It did suck.
And then, at around day 8, it stopped sucking.
I felt great. I felt like I had boundless energy. Each time I said no to an off-limits food, my sense of accomplishment soared. I stopped thinking about everything I couldn’t eat. They didn’t matter. I was eating real, nourishing food. I was being kind to myself in a way I’d never been before.
It wasn’t all fun and games and feeling great. There were times when I didn’t want to cook anything. There were times when I really wanted that ice cream or cookie or glass of wine. There were times I just wanted it to be flipping OVER because thirty days can feel like forever sometimes.
Mostly it was good.
I lost ten pounds and nearly nine inches. I lost my dependance on sugary lattes and learned to love tea. I gained an appreciation for a well-roasted chicken thigh and honed my grilling skills. I tried weight lifting and began noticing definition in my arms where there was previously just fat parts. My collarbones came out of hibernation. I can do two real push-ups.
It wasn’t a perfectly compliant Whole30, but it was exactly what I needed.
I no longer doubt my ability to say no. I feel confident about myself and almost feel excited about seeing what else I can accomplish (maybe a whole three push-ups!).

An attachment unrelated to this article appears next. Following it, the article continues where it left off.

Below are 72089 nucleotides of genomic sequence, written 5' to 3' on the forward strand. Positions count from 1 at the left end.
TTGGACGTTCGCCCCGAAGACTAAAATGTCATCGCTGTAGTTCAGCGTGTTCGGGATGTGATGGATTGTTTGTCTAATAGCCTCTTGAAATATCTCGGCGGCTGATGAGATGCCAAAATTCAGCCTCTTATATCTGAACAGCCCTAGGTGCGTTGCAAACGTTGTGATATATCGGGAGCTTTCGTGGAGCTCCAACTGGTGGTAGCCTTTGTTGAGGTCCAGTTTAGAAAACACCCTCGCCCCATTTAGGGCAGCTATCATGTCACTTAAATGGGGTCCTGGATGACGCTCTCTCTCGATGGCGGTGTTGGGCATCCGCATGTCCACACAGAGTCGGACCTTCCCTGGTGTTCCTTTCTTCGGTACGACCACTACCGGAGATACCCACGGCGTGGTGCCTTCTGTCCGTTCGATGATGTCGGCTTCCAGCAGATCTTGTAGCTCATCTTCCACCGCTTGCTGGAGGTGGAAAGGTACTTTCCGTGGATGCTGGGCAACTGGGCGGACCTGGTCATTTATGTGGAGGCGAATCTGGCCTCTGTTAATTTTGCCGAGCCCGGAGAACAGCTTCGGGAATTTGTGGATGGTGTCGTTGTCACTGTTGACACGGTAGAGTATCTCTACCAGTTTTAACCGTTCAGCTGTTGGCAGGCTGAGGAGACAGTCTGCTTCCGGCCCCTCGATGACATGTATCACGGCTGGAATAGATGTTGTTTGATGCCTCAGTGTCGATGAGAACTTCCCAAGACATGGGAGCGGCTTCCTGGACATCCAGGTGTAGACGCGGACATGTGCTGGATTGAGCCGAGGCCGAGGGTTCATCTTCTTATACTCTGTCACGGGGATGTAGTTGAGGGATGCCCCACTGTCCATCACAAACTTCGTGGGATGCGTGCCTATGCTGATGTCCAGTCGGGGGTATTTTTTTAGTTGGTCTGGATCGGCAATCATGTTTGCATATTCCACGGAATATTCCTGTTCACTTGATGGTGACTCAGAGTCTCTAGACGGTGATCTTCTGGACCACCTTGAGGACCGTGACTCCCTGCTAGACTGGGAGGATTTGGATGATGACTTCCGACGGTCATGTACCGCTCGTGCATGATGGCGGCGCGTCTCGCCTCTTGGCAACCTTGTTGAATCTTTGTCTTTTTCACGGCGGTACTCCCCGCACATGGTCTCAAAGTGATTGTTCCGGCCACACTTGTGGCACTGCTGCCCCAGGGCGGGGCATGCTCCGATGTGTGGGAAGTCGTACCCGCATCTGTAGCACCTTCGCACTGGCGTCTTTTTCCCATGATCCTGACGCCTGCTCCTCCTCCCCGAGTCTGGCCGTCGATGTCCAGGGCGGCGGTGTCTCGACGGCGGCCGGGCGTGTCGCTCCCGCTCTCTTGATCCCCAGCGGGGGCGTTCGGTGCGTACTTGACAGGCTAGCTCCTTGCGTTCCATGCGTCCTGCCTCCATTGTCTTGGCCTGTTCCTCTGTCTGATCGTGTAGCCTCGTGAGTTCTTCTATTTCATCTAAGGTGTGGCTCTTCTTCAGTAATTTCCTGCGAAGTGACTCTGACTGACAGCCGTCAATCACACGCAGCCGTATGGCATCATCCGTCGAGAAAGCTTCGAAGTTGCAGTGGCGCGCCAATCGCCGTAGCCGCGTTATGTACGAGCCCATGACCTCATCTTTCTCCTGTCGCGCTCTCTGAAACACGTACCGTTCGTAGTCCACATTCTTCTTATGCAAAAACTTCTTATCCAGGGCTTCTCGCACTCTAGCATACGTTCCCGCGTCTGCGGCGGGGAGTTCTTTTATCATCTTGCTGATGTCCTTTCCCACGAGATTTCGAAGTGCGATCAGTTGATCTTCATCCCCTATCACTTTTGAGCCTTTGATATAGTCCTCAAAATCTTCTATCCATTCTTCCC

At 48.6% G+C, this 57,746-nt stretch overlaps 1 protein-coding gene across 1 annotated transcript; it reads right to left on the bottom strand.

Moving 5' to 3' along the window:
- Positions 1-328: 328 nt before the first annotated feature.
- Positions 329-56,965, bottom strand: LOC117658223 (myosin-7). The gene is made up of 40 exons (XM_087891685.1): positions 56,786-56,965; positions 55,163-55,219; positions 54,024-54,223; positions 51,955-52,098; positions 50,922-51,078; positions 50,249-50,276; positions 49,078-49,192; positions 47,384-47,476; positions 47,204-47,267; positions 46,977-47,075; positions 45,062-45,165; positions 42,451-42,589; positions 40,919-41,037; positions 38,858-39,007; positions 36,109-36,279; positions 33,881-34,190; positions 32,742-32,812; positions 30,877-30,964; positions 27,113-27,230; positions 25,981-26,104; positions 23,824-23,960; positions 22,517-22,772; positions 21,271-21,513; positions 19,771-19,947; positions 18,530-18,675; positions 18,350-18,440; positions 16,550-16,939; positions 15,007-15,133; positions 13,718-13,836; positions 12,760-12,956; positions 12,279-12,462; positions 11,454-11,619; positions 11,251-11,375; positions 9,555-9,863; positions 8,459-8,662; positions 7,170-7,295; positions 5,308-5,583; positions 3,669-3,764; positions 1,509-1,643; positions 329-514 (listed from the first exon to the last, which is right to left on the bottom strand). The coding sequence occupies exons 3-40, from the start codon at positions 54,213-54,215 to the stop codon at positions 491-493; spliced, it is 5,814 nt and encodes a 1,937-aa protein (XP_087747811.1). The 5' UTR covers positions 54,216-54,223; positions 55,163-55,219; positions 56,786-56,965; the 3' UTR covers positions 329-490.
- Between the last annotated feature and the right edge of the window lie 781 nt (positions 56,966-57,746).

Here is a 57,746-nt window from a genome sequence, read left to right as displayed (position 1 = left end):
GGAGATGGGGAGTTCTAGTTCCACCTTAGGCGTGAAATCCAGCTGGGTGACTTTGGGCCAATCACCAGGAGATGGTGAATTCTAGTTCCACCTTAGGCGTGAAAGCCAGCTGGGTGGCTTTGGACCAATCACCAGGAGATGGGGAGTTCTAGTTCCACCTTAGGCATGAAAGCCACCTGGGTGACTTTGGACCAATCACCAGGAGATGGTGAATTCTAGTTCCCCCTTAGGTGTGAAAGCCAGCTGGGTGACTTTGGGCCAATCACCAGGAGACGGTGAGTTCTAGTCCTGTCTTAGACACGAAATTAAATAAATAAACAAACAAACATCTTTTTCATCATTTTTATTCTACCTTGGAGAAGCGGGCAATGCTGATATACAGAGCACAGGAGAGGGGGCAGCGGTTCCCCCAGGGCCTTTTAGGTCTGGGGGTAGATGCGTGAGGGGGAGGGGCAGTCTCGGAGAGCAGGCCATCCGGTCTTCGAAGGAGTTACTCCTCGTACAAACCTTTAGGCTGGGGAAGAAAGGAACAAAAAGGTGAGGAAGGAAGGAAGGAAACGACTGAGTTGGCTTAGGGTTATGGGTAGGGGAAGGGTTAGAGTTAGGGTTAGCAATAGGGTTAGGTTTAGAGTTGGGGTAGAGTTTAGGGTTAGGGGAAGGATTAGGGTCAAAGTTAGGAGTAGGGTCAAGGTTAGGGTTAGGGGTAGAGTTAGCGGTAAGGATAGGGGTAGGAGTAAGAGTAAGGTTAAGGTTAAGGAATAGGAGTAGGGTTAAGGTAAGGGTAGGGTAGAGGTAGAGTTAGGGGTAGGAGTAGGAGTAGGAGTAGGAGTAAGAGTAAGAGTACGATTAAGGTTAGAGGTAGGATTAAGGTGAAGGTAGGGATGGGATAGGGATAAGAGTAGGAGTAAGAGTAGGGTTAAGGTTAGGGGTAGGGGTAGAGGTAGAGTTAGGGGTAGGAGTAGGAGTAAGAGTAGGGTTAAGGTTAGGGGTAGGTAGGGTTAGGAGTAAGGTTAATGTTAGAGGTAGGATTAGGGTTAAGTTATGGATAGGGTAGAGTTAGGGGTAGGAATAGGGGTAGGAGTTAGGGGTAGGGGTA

I feel free.
Yesterday for breakfast I had coffee (with coconut milk) and oatmeal. Oatmeal is not Whole30 (coughcoughgrainscough) but, when faced with the choice between absolutely nothing in my stomach for four hours or oatmeal, I went with the oatmeal. The other option was banana bread. Or starvation.
I thought we had more hard boiled eggs but there was only one. The level of disappointment I felt to learn we were out of eggs was a little bit crazy, actually. Disproportionate to the situation, I think. Because I nearly cried.
Over the past few weeks eggs have been my safeguard against hunger. They make any bit of leftovers more substantial. One night Jason and I had no meat taken out for dinner so I scrambled some eggs, sauteed some asparagus, and said, “If you have eggs, you have a meal.”
I was standing at the fridge, a mere 10 minutes before I had to leave, with only one hardboiled egg to my name. I ate it, of course, and then drove through the coffee stand to get some oatmeal. There wasn’t time for anything else.
I felt okay after the oatmeal. Kind of jittery (because of the high that breaking the rules brings?), but no other symptoms were detected.
Today will consist of going to the gym, grocery shopping, dog park, and doing the laundry because FLORIDA VACATION IN SIX DAYS WOOOHOOO!! and all of our laundry is in various states of clean in every corner of our bedroom.
We are adults. How does it get this way? Ugh.
Less than ten days remain and I’m quite impressed with myself for sticking with it for this long.
Last night I had a culinary mishap that ended with me pouring dinner down the garbage disposal and making a second dinner out of whatever we had in the fridge (broccoli, leftover chicken thighs, mushrooms). It wasn’t delicious or a feast for the eyes, but it worked. Sometimes food just needs to be inside of me regardless of what it looks like.
I took my dress to be altered today and was told by a professional seamstress that it should zip but the zipper is catching on the fabric. Translation: “It’s not you. It’s the dress.”
Music to my ears.
We leave for Florida in 9 days. I feel ready.